Word Count Out of Control!

I’ve reached 64,000 words with many more road trips and subjects to explain before my August deadline. I can easily see the word count going to 80,000. But my contract calls for 50,000 to 60,000. There is no way my publisher can accommodate 80K.

Rather than have my editor slash and burn my copy, I am going back into chapters and doing the cutting myself. I’ve always said that any writer can chop a third of their first draft writing with diligent revising and editing and now I am putting those words into action.

Revising is far more complex than just cutting out words and sentences. Every chapter must retain coherency and not become choppy, the first thing that revising produces. I don’t have to rewrite everything, this task is not as demanding as a first draft, what with its required research and thought, but it is tough work none-the-less. Wish me luck.

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Back from Plymouth, California

I am back from the Mother Lode Country of California. For the next two weeks I will be working hard on my book before I take another collecting road trip. As I left Plymouth I happened upon a mysterious rock outcropping that I am only now researching. My recent post at my rockhounding website starts a discussion on what might be called iron stained scrambled eggs. The post is here:

https://southwestrockhounding.com/2019/02/17/last-note-from-plymouth-siderite-sighting/

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The Boundless Enthusiasm of A Western State

Photographed at some museum near Reno, Nevada. The state has always been raw since the Comstock strike and the wild, boomtown days of Tonopah and Goldfield. An acceptance of legal gambling throughout the state, and prostitution, in some counties, Nevada has retained a wild west feeling whenever you get out of its big cities. And you should get out of those cities. Because in rural Nevada, that’s where the true Nevada still lives.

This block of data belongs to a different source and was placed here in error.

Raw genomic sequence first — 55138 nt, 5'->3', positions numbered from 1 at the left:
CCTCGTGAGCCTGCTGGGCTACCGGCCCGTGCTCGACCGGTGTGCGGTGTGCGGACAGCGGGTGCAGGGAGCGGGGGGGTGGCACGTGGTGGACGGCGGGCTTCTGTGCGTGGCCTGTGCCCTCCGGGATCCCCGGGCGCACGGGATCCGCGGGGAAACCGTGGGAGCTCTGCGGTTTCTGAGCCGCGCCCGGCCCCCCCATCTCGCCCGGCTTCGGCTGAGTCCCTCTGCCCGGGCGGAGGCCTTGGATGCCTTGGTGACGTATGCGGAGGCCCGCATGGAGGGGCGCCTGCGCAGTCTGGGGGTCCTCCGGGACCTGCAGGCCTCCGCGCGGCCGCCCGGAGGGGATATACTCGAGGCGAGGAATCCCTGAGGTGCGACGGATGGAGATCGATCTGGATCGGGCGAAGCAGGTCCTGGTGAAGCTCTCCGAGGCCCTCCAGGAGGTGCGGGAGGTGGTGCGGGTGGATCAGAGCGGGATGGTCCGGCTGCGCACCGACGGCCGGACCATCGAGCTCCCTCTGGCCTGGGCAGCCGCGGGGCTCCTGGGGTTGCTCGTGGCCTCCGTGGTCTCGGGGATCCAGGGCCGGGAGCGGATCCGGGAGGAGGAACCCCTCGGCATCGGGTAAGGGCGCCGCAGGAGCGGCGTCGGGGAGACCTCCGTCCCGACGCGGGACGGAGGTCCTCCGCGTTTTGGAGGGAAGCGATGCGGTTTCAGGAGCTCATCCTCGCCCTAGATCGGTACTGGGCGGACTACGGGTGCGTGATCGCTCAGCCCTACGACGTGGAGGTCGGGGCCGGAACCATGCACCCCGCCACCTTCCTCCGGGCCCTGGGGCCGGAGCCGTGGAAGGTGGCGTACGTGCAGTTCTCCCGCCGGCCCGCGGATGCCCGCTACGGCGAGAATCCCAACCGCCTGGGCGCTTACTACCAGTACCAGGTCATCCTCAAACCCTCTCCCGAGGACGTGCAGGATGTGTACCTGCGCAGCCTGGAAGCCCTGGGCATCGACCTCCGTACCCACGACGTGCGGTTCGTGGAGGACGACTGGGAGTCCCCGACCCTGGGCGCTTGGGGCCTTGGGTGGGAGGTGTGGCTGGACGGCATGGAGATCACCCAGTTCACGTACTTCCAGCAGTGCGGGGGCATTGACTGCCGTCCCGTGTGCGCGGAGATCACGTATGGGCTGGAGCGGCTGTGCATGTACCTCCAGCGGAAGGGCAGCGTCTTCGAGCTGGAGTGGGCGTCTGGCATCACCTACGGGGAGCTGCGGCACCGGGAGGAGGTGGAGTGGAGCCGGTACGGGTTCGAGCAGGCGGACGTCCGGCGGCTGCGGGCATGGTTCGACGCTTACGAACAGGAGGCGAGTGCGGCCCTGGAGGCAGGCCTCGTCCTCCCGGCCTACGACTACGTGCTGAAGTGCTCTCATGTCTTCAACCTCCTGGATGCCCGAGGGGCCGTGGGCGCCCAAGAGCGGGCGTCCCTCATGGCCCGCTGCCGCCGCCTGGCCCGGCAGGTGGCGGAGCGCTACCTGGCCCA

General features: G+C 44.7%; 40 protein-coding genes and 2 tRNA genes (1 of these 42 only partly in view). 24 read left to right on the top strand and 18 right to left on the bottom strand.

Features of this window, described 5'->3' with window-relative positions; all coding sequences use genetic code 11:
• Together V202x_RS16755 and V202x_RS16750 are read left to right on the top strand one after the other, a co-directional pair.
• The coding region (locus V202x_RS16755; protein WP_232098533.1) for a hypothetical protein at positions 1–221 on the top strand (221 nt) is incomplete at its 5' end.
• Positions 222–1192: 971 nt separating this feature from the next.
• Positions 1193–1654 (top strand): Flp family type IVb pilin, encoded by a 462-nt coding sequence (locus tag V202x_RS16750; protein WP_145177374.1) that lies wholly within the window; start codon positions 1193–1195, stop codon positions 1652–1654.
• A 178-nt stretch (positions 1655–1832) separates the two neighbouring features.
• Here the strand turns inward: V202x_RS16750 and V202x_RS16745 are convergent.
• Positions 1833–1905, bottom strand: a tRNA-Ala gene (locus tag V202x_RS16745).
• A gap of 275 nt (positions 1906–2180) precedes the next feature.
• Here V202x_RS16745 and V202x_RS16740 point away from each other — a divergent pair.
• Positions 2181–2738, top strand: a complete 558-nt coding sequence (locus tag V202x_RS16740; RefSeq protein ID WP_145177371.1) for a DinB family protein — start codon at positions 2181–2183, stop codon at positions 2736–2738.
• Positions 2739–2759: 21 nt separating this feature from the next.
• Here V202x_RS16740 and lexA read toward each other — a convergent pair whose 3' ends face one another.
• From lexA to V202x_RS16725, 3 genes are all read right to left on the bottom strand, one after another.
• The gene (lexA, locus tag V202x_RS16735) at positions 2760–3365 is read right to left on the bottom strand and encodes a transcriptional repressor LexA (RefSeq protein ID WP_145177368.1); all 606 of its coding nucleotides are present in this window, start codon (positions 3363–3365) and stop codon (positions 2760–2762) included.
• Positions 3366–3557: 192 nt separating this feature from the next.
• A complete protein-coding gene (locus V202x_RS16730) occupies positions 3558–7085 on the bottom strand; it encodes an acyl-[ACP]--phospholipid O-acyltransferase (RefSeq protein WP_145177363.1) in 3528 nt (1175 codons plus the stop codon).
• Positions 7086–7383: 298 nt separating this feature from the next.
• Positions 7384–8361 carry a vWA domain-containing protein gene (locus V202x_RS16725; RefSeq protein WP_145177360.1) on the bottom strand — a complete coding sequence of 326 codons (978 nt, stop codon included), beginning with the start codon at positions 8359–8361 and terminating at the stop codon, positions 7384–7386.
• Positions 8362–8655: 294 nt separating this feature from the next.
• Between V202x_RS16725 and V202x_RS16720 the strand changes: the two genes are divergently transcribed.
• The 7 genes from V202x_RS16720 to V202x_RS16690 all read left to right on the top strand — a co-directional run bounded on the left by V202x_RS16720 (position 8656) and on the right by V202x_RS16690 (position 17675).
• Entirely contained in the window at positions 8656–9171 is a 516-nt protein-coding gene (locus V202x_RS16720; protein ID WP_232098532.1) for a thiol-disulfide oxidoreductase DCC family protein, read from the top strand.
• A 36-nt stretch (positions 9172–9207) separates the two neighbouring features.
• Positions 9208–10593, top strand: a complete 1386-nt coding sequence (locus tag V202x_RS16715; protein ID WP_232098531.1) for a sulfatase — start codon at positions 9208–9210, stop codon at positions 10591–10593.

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Is This a British Attitude or Something Else?

I was astounded by this writing from Wallpaper* Magazine (external link).  This review talks about equality at the same time they admire a private club with a “suitably rigorous admittance process.” This sounds like the same upper class that Orwell railed against seventy years ago. Are these fops still with us?

Just when you think London has met its quota of private members’ clubs, along comes another. And yet The Conduit is not like any other. Aside from its location on prime real estate and a suitably rigorous admittance process, the club is worlds apart from the rest. Rooted in a year-round cultural curriculum that focuses on core themes such as climate change, economic opportunity, justice and equality, and art and culture, The Conduit is distinct for its commitment to positive social change; an unusual yet refreshing mission in the realm of Mayfair members’ clubs.

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Headed to Oatman, Arizona

Just a quick note to say I’m making a one day field trip to Oatman, Arizona, Actually, six miles outside of Oatman. I’ll report soon on what I was looking for.

Update! For a feel good story about part of my trip, go to my rockhound website:

https://southwestrockhounding.com/2019/01/30/my-four-hundred-dollar-rock/

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Getting Ready for Quartzsite

Update! I’ve posted some of my Quartzsite experience here. It’s at my book site:

https://southwestrockhounding.com/2019/01/19/a-little-from-quartzsite/ 

Quartzsite is a small town in the Arizona desert that each year plays host to rock and gem enthusiasts from all over the world. These rockhounds, prospectors, and lapidary people come to meet hundreds of vendors selling everything rock and jewelry related. Others come, too.

In the desert around Quartzite, thousands of temporary winter visitors, called Snowbirds, make themselves a home for a few weeks or months. These are mainly RV folks, often retired, who roam the States seeking warm climates and interesting events. They certainly find both in Quartzsite.